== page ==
“When (Zubar and I) played together we felt so strong and unbeatable,” Perrinelle said. “Then he was hurt. With Matt it was a different story. Matt was younger and you have to take care of him. With Ronald you know he is a veteran and he knows what to do. With Matt it was different but he grew a lot during the last few games. For him it was a good experience and he will be better and better.

“Karl plays like Matt a bit. The difference with Karl is the language. We can speak French together on the pitch. It’s easier for me and for him. Karl did a very, very good job each time we had to call on him. He deserved what he has now, to start the game against Philly and Dallas and New England. Each time he played very well. It’s normal for him to be a starter now.” 

Perrinelle also made an impression among his teammates. Midfielder Sacha Kljestan, who came up against some top defenders in the Belgian league, quickly became a believer.

“Damien’s done a great job,” Kljestan said. “I think from the very beginning of preseason I didn’t know much about him, but I was pleasantly surprised at how good he was, how professional he was, how he likes to play the game. He’s said to me a lot that it’s a pleasure to play with me but for me it’s also a pleasure to play with him.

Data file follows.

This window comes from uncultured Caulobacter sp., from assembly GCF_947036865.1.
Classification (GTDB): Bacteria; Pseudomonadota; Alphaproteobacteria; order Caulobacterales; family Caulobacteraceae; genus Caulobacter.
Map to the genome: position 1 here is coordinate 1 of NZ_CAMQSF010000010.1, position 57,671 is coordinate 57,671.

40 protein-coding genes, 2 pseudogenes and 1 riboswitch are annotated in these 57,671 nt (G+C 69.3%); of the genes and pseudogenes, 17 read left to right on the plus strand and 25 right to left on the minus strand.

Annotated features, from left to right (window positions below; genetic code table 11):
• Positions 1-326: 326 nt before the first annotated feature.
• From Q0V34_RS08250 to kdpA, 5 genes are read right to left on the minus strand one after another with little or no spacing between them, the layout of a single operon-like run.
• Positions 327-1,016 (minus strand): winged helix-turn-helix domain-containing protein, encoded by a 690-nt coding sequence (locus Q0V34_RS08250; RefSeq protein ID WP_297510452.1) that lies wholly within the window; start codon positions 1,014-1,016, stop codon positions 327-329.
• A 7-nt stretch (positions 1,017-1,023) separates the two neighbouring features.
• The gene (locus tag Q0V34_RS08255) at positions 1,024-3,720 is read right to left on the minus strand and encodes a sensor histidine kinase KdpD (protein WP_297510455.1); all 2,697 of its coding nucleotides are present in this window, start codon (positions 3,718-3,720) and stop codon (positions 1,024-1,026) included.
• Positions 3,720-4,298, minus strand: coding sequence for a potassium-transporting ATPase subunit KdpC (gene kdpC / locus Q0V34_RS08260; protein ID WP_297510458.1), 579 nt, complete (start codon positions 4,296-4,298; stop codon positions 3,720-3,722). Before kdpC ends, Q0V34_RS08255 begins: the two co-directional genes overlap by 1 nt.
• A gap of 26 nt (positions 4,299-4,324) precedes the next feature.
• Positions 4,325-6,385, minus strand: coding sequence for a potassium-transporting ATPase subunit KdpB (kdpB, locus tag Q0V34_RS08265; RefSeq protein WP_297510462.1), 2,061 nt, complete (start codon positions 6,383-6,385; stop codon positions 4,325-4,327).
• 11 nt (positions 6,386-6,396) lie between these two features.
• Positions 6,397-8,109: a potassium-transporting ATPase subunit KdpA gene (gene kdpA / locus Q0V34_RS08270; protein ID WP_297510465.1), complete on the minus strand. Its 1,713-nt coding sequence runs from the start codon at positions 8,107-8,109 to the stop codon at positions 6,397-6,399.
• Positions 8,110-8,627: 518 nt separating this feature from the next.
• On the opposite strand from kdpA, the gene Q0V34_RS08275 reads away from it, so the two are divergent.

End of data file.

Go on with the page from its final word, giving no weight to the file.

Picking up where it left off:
“I love having a center back that can play out of the back, that likes to look and play balls 30 yards on the ground forward that can unlock the defense, so it’s not only his passing but his one-on-one defending and the way he covers ground to make the plays. He’s been fantastic this season.”

Perrinelle has even enjoyed the long travel in MLS, which has been an adjustment problem for many foreign players coming to the United States.

“When I played in France sometimes we did six hours by bus,” he said. “After you came back just after the game it was five or six in the morning. For me, it’s not so different. The only thing that is different is the time, Eastern time and Western time, but I enjoy it because I can see the United States, see different parts of this country. It’s a good experience. I like it.”